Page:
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Pilot's Handbook of Aeronautical Knowledge

Preface

Acknowledgements

Table of Contents

Chapter 1, Introduction To Flying
Chapter 2, Aircraft Structure
Chapter 3, Principles of Flight
Chapter 4, Aerodynamics of Flight
Chapter 5, Flight Controls
Chapter 6, Aircraft Systems
Chapter 7, Flight Instruments
Chapter 8, Flight Manuals and Other Documents
Chapter 9, Weight and Balance
Chapter 10, Aircraft Performance
Chapter 11, Weather Theory
Chapter 12, Aviation Weather Services
Chapter 13, Airport Operation
Chapter 14, Airspace
Chapter 15, Navigation
Chapter 16, Aeromedical Factors
Chapter 17, Aeronautical Decision Making

Appendix

Glossary

Index

Planform. The shape or form of a wing as viewed from
above. It may be long and tapered, short and rectangular, or
various other shapes.

Pneumatic. Operation by the use of compressed air.
POH/AFM. See Pilot's Operating Handbook/Airplane
Flight Manual.

Point-in-space approach. A type of helicopter instrument
approach procedure to a missed approach point more than
2,600 feet from an associated helicopter landing area.
Poor judgment chain. A series of mistakes that may lead
to an accident or incident. Two basic principles generally
associated with the creation of a poor judgment chain are:
(1) one bad decision often leads to another; and (2) as a
string of bad decisions grows, it reduces the number of
subsequent alternatives for continued safe flight. ADM is
intended to break the poor judgment chain before it can
cause an accident or incident.

Position error. Error in the indication of the altimeter, ASI,
and VSI caused by the air at the static system entrance not
being absolutely still.

Position report. A report over a known location as
transmitted by an aircraft to ATC.

Positive static stability. The initial tendency to return to a
state of equilibrium when disturbed from that state.

Power. Implies work rate or units of work per unit of time,
and as such, it is a function of the speed at which the force is
developed. The term "power required" is generally associated
with reciprocating engines.

Powerplant. A complete engine and propeller combination
with accessories.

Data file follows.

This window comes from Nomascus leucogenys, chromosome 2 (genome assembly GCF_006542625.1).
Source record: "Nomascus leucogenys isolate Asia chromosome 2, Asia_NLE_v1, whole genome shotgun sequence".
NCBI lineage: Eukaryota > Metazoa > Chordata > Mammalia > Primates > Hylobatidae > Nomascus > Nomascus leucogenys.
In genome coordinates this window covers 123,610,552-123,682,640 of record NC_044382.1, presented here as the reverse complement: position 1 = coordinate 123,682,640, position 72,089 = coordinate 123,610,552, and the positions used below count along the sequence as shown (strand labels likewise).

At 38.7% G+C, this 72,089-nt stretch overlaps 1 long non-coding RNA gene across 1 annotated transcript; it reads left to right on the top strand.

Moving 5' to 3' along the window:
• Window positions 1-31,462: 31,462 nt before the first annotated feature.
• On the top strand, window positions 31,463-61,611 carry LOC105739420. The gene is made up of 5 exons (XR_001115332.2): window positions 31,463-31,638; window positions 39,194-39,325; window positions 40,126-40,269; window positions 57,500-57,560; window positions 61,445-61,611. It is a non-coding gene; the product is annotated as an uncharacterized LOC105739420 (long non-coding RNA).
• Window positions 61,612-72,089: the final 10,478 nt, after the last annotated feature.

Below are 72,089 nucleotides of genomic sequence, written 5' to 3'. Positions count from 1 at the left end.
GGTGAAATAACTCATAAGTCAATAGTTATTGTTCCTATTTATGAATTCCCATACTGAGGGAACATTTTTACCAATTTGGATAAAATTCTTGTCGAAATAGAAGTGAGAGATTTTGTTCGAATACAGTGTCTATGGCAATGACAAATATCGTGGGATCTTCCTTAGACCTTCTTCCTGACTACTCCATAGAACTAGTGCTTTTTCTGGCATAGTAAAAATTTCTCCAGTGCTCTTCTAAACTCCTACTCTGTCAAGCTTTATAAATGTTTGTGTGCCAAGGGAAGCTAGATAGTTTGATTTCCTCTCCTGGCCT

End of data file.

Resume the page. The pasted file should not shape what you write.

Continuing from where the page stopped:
Precession. The characteristic of a gyroscope that causes an
applied force to be felt, not at the point of application, but
90° from that point in the direction of rotation.

Precipitation. Any or all forms of water particles (rain,
sleet, hail, or snow) that fall from the atmosphere and reach
the surface.

Precipitation static (P-static). A form of radio interference
caused by rain, snow, or dust particles hitting the antenna and
inducing a small radio-frequency voltage into it.

Precision approach. A standard instrument approach
procedure in which both vertical and horizontal guidance
is provided.

Precision approach path indicator (PAPI). A system of
lights similar to the VASI, but consisting of one row of lights
in two- or four-light systems. A pilot on the correct glideslope
will see two white lights and two red lights. See VASI.

Precision approach radar (PAR). A type of radar used
at an airport to guide an aircraft through the final stages of
landing, providing horizontal and vertical guidance. The
radar operator directs the pilot to change heading or adjust
the descent rate to keep the aircraft on a path that allows it
to touch down at the correct spot on the runway.

Precision runway monitor (PRM). System allows
simultaneous, independent instrument flight rules (IFR)
approaches at airports with closely spaced parallel runways.

Preferred IFR routes. Routes established in the major
terminal and en route environments to increase system
efficiency and capacity. IFR clearances are issued based on
these routes, listed in the A/FD except when severe weather
avoidance procedures or other factors dictate otherwise.

Preignition. Ignition occurring in the cylinder before the
time of normal ignition. Preignition is often caused by a
local hot spot in the combustion chamber igniting the fuelair
mixture.

Pressure altitude. Altitude above the standard 29.92 "Hg
plane.

Pressure demand oxygen system. A demand oxygen system
that supplies 100 percent oxygen at sufficient pressure above
the altitude where normal breathing is adequate. Also referred
to as a pressure breathing system.

Prevailing visibility. The greatest horizontal visibility
equaled or exceeded throughout at least half the horizon
circle (which is not necessarily continuous).

Preventive maintenance. Simple or minor preservative
operations and the replacement of small standard parts
not involving complex assembly operation as listed in 14
CFR part 43, appendix A. Certificated pilots may perform
preventive maintenance on any aircraft that is owned or
operated by them provided that the aircraft is not used in air
carrier service.

 

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